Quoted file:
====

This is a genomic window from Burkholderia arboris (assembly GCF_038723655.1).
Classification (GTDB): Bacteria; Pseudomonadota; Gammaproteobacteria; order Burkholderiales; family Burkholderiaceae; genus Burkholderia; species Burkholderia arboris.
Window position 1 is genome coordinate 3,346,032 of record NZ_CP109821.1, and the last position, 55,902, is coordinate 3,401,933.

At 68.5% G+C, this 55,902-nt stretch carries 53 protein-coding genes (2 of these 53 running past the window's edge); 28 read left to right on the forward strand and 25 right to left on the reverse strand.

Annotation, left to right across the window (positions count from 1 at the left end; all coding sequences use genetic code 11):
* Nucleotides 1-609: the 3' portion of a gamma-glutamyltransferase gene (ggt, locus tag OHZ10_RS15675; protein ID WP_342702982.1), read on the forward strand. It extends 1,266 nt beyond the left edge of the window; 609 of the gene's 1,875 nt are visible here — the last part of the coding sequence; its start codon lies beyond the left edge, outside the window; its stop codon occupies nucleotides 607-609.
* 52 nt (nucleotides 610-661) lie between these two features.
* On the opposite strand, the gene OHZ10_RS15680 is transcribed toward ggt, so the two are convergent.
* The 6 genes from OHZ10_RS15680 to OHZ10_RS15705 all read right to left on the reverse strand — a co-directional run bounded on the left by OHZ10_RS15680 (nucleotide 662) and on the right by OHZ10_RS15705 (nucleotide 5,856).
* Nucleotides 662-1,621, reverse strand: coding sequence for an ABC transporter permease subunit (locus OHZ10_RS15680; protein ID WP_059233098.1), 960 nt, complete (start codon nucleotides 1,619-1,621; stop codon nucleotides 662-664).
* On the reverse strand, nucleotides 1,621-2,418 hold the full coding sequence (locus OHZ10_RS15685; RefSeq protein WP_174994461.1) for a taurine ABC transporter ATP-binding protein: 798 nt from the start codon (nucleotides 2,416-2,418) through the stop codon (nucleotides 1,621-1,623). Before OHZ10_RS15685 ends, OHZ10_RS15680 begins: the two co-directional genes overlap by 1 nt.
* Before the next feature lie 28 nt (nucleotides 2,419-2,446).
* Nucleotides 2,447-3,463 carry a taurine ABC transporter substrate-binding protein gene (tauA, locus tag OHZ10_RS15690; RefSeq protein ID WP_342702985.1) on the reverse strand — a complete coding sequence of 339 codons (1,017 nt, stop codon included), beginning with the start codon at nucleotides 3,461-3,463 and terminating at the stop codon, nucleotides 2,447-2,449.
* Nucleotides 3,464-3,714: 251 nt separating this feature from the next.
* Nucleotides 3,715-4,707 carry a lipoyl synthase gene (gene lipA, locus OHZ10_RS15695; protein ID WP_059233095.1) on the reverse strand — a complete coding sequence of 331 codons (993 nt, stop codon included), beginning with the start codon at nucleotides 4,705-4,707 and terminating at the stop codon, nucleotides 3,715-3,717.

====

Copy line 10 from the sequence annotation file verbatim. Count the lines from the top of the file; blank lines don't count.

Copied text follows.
* Nucleotides 662-1,621, reverse strand: coding sequence for an ABC transporter permease subunit (locus OHZ10_RS15680; protein ID WP_059233098.1), 960 nt, complete (start codon nucleotides 1,619-1,621; stop codon nucleotides 662-664).